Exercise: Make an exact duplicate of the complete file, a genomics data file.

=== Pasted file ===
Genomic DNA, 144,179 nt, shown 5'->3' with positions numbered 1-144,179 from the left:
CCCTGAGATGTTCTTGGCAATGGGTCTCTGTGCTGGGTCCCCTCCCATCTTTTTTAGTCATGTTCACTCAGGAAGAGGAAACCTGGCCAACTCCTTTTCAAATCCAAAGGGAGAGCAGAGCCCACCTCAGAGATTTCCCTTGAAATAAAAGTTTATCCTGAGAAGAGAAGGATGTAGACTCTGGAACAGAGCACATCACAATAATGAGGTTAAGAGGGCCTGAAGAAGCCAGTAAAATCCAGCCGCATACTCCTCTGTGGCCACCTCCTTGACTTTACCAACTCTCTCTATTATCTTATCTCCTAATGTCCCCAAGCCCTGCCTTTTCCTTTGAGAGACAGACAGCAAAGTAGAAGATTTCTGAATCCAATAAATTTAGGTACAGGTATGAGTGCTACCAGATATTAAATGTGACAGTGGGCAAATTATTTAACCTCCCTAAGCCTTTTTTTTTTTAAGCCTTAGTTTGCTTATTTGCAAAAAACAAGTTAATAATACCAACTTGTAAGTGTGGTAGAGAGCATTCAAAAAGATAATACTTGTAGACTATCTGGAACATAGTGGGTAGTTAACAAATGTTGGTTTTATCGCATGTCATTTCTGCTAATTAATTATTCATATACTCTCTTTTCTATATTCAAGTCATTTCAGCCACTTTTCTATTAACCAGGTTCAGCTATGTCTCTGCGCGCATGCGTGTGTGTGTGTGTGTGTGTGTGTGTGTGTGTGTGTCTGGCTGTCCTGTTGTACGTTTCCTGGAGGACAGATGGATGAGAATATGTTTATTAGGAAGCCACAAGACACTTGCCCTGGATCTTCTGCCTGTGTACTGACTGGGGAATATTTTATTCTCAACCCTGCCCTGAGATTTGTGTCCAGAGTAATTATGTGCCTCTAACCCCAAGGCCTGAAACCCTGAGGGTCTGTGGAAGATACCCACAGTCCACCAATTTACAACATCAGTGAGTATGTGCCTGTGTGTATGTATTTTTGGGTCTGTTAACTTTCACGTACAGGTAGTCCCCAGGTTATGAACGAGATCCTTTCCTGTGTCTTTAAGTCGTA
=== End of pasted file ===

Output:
Genomic DNA, 144,179 nt, shown 5'->3' with positions numbered 1-144,179 from the left:
CCCTGAGATGTTCTTGGCAATGGGTCTCTGTGCTGGGTCCCCTCCCATCTTTTTTAGTCATGTTCACTCAGGAAGAGGAAACCTGGCCAACTCCTTTTCAAATCCAAAGGGAGAGCAGAGCCCACCTCAGAGATTTCCCTTGAAATAAAAGTTTATCCTGAGAAGAGAAGGATGTAGACTCTGGAACAGAGCACATCACAATAATGAGGTTAAGAGGGCCTGAAGAAGCCAGTAAAATCCAGCCGCATACTCCTCTGTGGCCACCTCCTTGACTTTACCAACTCTCTCTATTATCTTATCTCCTAATGTCCCCAAGCCCTGCCTTTTCCTTTGAGAGACAGACAGCAAAGTAGAAGATTTCTGAATCCAATAAATTTAGGTACAGGTATGAGTGCTACCAGATATTAAATGTGACAGTGGGCAAATTATTTAACCTCCCTAAGCCTTTTTTTTTTTAAGCCTTAGTTTGCTTATTTGCAAAAAACAAGTTAATAATACCAACTTGTAAGTGTGGTAGAGAGCATTCAAAAAGATAATACTTGTAGACTATCTGGAACATAGTGGGTAGTTAACAAATGTTGGTTTTATCGCATGTCATTTCTGCTAATTAATTATTCATATACTCTCTTTTCTATATTCAAGTCATTTCAGCCACTTTTCTATTAACCAGGTTCAGCTATGTCTCTGCGCGCATGCGTGTGTGTGTGTGTGTGTGTGTGTGTGTGTGTGTGTCTGGCTGTCCTGTTGTACGTTTCCTGGAGGACAGATGGATGAGAATATGTTTATTAGGAAGCCACAAGACACTTGCCCTGGATCTTCTGCCTGTGTACTGACTGGGGAATATTTTATTCTCAACCCTGCCCTGAGATTTGTGTCCAGAGTAATTATGTGCCTCTAACCCCAAGGCCTGAAACCCTGAGGGTCTGTGGAAGATACCCACAGTCCACCAATTTACAACATCAGTGAGTATGTGCCTGTGTGTATGTATTTTTGGGTCTGTTAACTTTCACGTACAGGTAGTCCCCAGGTTATGAACGAGATCCTTTCCTGTGTCTTTAAGTCGTA